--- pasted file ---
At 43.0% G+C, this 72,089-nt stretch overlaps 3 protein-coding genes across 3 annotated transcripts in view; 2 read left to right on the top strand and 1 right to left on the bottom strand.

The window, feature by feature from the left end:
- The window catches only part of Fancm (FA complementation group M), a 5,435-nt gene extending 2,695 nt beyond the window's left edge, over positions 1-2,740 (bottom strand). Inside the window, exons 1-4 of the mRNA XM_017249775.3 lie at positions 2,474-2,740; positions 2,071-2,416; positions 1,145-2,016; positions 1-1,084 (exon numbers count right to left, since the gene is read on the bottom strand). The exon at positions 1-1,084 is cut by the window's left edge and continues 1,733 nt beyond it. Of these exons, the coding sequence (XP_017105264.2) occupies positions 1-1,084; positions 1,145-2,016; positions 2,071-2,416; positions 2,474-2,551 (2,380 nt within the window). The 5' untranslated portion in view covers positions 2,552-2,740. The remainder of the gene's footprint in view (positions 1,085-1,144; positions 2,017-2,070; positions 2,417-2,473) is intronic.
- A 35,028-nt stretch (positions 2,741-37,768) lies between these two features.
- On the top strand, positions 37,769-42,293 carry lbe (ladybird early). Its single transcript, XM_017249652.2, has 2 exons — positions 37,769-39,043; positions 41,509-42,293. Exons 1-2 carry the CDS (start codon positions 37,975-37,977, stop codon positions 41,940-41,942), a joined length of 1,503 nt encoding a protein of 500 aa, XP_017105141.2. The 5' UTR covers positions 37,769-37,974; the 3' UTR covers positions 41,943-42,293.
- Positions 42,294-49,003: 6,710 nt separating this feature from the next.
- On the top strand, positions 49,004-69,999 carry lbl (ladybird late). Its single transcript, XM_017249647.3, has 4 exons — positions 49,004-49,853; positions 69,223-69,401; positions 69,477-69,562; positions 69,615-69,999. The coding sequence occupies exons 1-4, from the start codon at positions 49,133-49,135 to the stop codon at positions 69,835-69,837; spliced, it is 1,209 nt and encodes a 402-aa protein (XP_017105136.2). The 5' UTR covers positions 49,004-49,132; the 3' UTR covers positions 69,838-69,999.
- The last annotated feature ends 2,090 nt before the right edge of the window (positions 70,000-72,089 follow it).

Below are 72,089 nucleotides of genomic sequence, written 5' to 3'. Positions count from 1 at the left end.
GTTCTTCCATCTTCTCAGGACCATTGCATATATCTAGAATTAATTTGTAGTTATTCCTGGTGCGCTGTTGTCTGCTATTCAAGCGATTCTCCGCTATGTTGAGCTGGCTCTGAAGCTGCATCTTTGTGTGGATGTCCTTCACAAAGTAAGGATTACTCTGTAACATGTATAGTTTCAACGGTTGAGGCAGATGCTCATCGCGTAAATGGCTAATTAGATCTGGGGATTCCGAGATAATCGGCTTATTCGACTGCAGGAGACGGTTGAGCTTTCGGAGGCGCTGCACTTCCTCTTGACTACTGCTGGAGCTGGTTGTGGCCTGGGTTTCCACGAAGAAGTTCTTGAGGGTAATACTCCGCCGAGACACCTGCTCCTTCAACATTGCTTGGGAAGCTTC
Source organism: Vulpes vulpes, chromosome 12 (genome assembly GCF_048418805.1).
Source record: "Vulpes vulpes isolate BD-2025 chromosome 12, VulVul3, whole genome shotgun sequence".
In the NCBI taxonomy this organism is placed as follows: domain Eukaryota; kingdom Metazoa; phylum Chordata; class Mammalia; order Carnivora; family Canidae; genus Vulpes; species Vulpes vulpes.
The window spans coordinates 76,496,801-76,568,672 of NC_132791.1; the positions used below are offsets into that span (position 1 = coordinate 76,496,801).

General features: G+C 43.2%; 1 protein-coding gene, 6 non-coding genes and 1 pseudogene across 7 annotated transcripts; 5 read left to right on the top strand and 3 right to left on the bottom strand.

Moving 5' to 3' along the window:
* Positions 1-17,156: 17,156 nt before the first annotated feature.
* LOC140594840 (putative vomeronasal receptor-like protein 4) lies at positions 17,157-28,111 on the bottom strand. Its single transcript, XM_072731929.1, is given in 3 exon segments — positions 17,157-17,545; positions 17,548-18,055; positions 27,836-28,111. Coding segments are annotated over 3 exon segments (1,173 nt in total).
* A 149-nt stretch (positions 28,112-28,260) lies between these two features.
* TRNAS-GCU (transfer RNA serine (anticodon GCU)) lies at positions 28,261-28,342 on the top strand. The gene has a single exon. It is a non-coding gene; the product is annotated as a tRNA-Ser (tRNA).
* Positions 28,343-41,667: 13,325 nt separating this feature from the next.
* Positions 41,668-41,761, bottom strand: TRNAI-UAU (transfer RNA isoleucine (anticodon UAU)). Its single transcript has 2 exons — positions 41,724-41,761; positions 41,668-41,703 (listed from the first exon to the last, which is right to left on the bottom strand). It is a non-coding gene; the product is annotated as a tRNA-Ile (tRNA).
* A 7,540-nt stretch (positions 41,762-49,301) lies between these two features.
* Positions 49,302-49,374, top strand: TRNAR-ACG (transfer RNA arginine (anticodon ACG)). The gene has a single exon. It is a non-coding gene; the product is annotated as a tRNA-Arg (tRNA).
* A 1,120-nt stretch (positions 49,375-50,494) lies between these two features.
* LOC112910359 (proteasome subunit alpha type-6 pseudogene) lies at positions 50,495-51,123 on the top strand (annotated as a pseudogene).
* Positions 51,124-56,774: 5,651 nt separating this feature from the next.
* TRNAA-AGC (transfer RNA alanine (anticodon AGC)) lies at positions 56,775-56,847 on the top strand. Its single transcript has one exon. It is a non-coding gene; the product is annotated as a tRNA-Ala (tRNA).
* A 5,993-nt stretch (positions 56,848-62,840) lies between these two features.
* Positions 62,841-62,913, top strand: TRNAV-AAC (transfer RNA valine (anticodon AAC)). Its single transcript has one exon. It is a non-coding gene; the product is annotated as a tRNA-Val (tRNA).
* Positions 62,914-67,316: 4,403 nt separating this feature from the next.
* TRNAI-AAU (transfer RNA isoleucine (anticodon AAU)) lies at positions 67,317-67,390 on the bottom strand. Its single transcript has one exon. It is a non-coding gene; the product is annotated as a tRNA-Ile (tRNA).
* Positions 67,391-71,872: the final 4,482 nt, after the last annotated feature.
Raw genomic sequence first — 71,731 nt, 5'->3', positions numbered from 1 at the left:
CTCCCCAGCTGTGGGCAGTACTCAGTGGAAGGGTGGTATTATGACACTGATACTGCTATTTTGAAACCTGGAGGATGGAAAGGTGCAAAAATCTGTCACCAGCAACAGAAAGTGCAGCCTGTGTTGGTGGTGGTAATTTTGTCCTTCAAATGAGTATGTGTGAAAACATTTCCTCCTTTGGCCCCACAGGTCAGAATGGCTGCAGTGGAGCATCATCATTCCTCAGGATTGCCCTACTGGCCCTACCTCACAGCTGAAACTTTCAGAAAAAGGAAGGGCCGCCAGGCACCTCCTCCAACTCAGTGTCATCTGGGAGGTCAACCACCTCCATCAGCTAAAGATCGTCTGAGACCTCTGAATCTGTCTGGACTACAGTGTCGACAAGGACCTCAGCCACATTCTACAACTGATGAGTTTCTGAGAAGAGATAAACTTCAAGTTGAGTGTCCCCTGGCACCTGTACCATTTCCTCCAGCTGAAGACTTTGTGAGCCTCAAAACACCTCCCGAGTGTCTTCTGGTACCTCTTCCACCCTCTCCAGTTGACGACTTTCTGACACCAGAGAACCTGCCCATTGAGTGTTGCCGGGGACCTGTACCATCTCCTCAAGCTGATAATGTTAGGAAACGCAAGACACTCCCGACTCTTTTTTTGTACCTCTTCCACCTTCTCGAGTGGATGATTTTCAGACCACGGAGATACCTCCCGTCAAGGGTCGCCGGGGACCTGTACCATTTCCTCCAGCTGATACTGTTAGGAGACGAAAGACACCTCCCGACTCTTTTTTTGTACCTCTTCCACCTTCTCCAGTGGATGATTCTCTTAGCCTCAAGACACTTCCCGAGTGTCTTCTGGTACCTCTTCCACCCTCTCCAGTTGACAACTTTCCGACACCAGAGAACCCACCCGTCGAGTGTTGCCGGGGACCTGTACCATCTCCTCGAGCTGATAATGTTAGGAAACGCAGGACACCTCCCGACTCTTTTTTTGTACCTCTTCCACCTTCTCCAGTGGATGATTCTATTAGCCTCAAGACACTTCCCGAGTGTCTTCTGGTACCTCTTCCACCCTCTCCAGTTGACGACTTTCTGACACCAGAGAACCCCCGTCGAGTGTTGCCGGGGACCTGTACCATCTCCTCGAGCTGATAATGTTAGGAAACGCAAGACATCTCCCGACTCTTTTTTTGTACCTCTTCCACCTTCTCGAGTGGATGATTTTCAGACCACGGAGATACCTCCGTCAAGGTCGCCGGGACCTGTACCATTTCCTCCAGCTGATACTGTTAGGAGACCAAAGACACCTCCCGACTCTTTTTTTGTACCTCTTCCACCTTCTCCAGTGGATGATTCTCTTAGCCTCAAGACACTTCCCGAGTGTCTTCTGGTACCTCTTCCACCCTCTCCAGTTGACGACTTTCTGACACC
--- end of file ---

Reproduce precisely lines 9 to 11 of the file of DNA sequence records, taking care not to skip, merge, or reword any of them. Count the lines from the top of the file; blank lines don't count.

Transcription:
Below are 72,089 nucleotides of genomic sequence, written 5' to 3'. Positions count from 1 at the left end.
GTTCTTCCATCTTCTCAGGACCATTGCATATATCTAGAATTAATTTGTAGTTATTCCTGGTGCGCTGTTGTCTGCTATTCAAGCGATTCTCCGCTATGTTGAGCTGGCTCTGAAGCTGCATCTTTGTGTGGATGTCCTTCACAAAGTAAGGATTACTCTGTAACATGTATAGTTTCAACGGTTGAGGCAGATGCTCATCGCGTAAATGGCTAATTAGATCTGGGGATTCCGAGATAATCGGCTTATTCGACTGCAGGAGACGGTTGAGCTTTCGGAGGCGCTGCACTTCCTCTTGACTACTGCTGGAGCTGGTTGTGGCCTGGGTTTCCACGAAGAAGTTCTTGAGGGTAATACTCCGCCGAGACACCTGCTCCTTCAACATTGCTTGGGAAGCTTC
Source organism: Vulpes vulpes, chromosome 12 (genome assembly GCF_048418805.1).